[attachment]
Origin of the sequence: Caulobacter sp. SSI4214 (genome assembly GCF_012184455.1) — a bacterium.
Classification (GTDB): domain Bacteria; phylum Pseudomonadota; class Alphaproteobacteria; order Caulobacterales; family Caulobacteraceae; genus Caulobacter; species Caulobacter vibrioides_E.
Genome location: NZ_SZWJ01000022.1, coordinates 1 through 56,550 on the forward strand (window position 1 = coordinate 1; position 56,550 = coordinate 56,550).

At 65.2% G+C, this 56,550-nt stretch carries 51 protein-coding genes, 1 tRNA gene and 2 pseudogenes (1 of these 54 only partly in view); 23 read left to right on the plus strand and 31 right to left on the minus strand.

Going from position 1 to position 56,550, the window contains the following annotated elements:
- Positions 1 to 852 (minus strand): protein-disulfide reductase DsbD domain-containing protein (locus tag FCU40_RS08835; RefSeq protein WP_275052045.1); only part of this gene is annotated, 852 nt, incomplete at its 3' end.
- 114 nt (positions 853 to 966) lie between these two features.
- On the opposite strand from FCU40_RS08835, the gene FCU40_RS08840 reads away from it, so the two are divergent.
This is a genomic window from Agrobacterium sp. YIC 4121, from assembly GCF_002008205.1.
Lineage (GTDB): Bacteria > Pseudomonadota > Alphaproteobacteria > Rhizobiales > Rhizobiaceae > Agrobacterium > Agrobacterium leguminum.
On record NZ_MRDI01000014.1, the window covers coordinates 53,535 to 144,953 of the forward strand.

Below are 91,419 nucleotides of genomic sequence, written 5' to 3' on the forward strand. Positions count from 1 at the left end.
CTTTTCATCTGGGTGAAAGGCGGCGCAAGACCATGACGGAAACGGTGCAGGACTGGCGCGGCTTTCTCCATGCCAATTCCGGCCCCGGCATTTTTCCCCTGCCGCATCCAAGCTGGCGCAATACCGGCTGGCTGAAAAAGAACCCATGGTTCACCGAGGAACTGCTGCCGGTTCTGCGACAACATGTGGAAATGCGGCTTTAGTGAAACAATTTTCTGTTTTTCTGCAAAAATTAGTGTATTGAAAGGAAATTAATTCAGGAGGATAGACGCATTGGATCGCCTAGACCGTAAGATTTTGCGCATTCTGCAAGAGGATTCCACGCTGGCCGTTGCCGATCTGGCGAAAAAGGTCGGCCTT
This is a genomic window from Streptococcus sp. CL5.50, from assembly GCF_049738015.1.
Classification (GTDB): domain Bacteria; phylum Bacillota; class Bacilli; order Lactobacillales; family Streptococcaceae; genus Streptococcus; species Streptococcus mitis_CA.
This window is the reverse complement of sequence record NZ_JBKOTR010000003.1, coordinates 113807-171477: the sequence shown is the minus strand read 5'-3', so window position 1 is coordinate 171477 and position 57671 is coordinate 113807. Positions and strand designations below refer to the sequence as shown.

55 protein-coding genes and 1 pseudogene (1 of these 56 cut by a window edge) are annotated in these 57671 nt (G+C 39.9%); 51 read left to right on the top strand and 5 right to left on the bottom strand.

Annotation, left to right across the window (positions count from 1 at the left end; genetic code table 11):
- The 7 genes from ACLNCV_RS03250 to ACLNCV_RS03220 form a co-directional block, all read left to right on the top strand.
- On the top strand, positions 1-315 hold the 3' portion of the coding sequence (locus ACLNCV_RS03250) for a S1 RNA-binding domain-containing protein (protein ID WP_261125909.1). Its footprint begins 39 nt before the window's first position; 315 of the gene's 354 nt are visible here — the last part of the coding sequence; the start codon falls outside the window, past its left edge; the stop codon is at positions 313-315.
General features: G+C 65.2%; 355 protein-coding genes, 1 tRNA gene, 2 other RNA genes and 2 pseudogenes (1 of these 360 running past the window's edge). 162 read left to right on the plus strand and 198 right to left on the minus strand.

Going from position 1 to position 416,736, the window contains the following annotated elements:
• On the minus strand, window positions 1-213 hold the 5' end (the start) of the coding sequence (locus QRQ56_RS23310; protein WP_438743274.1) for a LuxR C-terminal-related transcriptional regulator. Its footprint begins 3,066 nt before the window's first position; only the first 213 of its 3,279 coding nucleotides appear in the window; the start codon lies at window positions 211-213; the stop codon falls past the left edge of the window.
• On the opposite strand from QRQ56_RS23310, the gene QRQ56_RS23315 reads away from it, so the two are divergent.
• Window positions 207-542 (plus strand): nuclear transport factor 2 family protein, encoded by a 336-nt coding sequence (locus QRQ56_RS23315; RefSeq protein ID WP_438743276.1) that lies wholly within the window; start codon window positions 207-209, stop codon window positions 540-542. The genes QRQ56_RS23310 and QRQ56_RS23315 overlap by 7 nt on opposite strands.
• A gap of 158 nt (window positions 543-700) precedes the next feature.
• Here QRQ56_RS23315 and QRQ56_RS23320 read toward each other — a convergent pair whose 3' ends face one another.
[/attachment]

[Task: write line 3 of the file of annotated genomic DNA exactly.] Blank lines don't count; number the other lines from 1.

Genome location: NZ_SZWJ01000022.1, coordinates 1 through 56,550 on the forward strand (window position 1 = coordinate 1; position 56,550 = coordinate 56,550).